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Why Your Sales Training Needs an Architect

In last month’s article about the CAT Scan for your sales training, we looked at the C, which stands for content. However, the greatest content in the world will have little impact without the right structure in which to deliver it.

That is why the second part of the “CAT Scan”  –  the A – stands for architecture.

My recent experience with a financial firm was an example of why this is crucial. I was asked to redesign a sales training program for the firm’s 350 representatives. The company trainer was the senior executive who championed this project. He was very excited about this and wanted to present the new training himself.

Most of my work was to build interactive components into the training. On the day of the training session, I approached the senior executive during the lunch break and said, “Uh, you’ve skipped every exercise and lectured for three hours.”

“Yes, Dan, I’m worried that if I stop and do the exercises, we won’t have time to cover all the content,” he replied.

It was not pretty. The man spoke for two days straight – and that was the company’s complete training experience!

Now this example is a bit extreme; most of us see the value of adding some exercises and interactivity to our training. But after keynoting and training at dozens of firms in this industry, here’s what I’ve observed about what most (OK, almost all) companies consider to be training:

We’ll put one of our top performers in front and have him or her share what they do to achieve their success.

But that does not mean people will absorb what the trainers have to say and put the lessons into action. The architecture or design of your training experience must incorporate adult learning principles in order to transfer learning into new actions, new routines and new rituals.

Why is this rarely done? Because our frame of reference for learning is often what we grew up with, which is teaching and preaching.

Have you noticed a distinct, disturbing lack of results with this type of “training?”

Having a methodology for structuring content is both a relief and a blessing to training and sales departments that are dissatisfied with their instruction’s outcome.

An interesting result of the poor two-day training program I described was that the client/trainer was inundated daily by reps calling from all over the country to ask additional questions. Others began to fly in, to shadow him and watch him sell. This represented tons of extra hours of workload, simply because the training experience did not work.

When you choose to train, you are in the “before and after” business. If your trainees don’t experience distinct changes in behavior after the training, everyone loses.

One way to ensure change is to implement a quick and simple six-step design process based on a highly successful model used by Wendy Seidman, former executive director of content development/training for the Willow Creek Association (WCA). Her training products have generated more than $50 million in sales.

Designing Your Training Session

Designing your training session is similar to creating a road map. First, you need to know where you’re going – the goal. Next, you need to know who you’re starting with – the target audience. And finally, you need to give them the directions or steps to reach that goal.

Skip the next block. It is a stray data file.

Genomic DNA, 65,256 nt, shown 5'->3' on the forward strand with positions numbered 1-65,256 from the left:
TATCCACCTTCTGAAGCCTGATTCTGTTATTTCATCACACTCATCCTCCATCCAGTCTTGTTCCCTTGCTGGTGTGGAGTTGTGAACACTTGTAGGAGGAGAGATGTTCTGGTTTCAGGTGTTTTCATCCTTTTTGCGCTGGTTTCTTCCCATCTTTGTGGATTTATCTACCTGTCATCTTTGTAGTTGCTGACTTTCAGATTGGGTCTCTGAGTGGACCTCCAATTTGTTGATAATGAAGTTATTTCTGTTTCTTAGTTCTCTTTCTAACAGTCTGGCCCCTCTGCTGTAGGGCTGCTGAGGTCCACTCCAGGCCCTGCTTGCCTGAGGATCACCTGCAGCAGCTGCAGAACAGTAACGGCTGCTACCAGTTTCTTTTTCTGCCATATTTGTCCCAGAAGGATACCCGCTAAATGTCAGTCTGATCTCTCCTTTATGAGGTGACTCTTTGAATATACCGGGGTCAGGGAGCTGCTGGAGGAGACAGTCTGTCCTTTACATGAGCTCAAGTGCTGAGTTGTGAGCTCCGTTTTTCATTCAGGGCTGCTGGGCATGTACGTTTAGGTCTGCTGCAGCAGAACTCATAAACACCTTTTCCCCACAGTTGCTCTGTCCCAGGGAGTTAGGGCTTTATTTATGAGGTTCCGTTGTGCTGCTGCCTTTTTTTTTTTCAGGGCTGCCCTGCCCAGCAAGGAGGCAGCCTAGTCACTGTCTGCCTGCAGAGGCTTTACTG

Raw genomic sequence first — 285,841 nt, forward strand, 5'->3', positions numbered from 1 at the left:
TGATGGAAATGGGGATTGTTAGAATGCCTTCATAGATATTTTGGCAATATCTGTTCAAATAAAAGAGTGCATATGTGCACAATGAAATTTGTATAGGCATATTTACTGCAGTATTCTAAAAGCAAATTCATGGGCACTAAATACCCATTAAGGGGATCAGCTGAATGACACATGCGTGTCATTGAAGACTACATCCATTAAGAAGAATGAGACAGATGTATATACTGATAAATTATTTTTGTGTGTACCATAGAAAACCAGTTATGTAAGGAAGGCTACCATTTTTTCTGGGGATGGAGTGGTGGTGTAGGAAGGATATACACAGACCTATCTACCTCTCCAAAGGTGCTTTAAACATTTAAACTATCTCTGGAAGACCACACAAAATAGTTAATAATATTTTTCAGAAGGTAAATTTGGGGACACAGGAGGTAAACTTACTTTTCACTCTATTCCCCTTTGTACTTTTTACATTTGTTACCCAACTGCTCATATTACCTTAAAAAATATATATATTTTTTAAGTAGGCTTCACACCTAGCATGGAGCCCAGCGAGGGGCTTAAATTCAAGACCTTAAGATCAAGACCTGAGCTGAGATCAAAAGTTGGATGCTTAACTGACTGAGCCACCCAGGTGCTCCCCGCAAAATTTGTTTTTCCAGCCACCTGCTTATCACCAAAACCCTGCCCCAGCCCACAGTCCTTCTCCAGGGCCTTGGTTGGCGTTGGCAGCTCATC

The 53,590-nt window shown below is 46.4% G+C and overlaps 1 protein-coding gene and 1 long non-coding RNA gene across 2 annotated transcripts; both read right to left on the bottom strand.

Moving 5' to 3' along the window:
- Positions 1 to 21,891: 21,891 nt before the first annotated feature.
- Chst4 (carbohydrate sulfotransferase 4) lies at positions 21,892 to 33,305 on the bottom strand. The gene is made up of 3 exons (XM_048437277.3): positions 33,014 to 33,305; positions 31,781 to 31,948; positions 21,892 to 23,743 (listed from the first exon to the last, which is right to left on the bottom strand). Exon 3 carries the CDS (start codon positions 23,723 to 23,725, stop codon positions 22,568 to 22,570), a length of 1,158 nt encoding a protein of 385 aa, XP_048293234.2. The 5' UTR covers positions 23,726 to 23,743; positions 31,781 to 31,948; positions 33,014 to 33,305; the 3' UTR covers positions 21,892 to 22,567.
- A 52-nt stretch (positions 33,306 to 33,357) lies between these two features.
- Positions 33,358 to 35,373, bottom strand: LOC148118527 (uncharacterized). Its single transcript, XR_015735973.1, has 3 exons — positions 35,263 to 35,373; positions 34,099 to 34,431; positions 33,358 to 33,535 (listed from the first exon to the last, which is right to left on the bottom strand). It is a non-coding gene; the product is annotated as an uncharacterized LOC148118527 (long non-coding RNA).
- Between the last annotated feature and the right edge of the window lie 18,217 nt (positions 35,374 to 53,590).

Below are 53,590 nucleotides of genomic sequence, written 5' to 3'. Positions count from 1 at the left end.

In sales training, it makes the most sense to create the steps to match the selling process through which your learners will move to complete a sale: finding, conversing with and closing a buyer.

Create your own six-step chart and fill it in with this content.

  1. Identifying the desired response/goal: What should participants be able to do when they get back to their role? For example, how will sales reps be able to handle the top six objections they encounter from prospects?
  2. Determine the target audience: Who are they? What is their level of experience with your subject?      
  3. List the steps: How do you get to the desired response/goal? What’s the process or road map? List the steps sequentially. They need to be in order.
  4. Identify the activities: For each step you identified, what do you want the participants to do during the training session to ensure that learning occurs and new behaviors are practiced?
  5. Develop the content: What information does the participant need to know, feel and experience before they do each activity?
  6. Select the delivery method: Decide which training method to use for each step, and write each method in the chart above.

In addition, your architectural design should include post-training elements to deepen the learning transfer. This might mean using forms of accountability and ways to revisit the concepts and behaviors that were taught.

There’s your architecture. You now have a proven, highly successful model for creating or re-creating your training experience.

Here’s a gift for you: You’ll want more detail about delivery methods and post-training elements. For a tips document on these, send an email to me at the address below.

Coming in Part 3

The final part of the CAT Scan for your sales training is T, which stands for training. We will focus on how the person you’re trusting to improve the performance of your sales professionals can adopt some new behaviors. This will include a nice blend of platform skills from outstanding actors, speakers, musicians, even comedians.

Dan Seidman is the 2013 International Sales Training Leader of the Year (Stevie® Awards) and designer of the global sales training program for the American Society for Training & Development (ASTD). He is the author of The Ultimate Guide to Sales Training. Contact Dan, write to [email protected].


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